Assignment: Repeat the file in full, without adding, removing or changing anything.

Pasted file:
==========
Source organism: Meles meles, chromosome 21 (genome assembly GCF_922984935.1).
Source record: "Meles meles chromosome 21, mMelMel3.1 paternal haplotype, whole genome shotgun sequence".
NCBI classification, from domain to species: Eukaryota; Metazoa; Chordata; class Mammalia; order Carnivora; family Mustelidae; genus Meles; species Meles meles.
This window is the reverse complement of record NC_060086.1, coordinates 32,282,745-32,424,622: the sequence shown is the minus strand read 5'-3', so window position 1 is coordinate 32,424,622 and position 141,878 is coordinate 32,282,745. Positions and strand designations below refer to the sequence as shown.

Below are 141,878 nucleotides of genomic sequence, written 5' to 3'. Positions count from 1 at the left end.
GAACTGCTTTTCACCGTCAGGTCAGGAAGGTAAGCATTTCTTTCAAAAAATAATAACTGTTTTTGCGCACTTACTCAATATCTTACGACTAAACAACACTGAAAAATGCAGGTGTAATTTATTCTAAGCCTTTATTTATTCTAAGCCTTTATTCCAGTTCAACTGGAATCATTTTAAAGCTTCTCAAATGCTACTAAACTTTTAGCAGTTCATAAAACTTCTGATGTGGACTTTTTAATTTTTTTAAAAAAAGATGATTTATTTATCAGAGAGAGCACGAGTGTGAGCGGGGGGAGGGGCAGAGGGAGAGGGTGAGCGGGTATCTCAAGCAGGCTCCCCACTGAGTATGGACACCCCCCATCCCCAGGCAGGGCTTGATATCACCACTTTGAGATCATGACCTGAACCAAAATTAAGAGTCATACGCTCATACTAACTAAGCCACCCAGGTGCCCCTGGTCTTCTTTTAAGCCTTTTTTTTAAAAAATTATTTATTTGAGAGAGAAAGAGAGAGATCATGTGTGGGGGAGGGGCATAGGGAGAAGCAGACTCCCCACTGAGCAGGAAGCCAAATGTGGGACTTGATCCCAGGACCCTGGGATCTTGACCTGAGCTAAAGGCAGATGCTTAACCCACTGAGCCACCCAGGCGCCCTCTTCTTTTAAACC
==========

Source organism: Meles meles, chromosome 21 (genome assembly GCF_922984935.1).
Source record: "Meles meles chromosome 21, mMelMel3.1 paternal haplotype, whole genome shotgun sequence".
NCBI classification, from domain to species: Eukaryota; Metazoa; Chordata; class Mammalia; order Carnivora; family Mustelidae; genus Meles; species Meles meles.
This window is the reverse complement of record NC_060086.1, coordinates 32,282,745-32,424,622: the sequence shown is the minus strand read 5'-3', so window position 1 is coordinate 32,424,622 and position 141,878 is coordinate 32,282,745. Positions and strand designations below refer to the sequence as shown.

Below are 141,878 nucleotides of genomic sequence, written 5' to 3'. Positions count from 1 at the left end.
GAACTGCTTTTCACCGTCAGGTCAGGAAGGTAAGCATTTCTTTCAAAAAATAATAACTGTTTTTGCGCACTTACTCAATATCTTACGACTAAACAACACTGAAAAATGCAGGTGTAATTTATTCTAAGCCTTTATTTATTCTAAGCCTTTATTCCAGTTCAACTGGAATCATTTTAAAGCTTCTCAAATGCTACTAAACTTTTAGCAGTTCATAAAACTTCTGATGTGGACTTTTTAATTTTTTTAAAAAAAGATGATTTATTTATCAGAGAGAGCACGAGTGTGAGCGGGGGGAGGGGCAGAGGGAGAGGGTGAGCGGGTATCTCAAGCAGGCTCCCCACTGAGTATGGACACCCCCCATCCCCAGGCAGGGCTTGATATCACCACTTTGAGATCATGACCTGAACCAAAATTAAGAGTCATACGCTCATACTAACTAAGCCACCCAGGTGCCCCTGGTCTTCTTTTAAGCCTTTTTTTTAAAAAATTATTTATTTGAGAGAGAAAGAGAGAGATCATGTGTGGGGGAGGGGCATAGGGAGAAGCAGACTCCCCACTGAGCAGGAAGCCAAATGTGGGACTTGATCCCAGGACCCTGGGATCTTGACCTGAGCTAAAGGCAGATGCTTAACCCACTGAGCCACCCAGGCGCCCTCTTCTTTTAAACC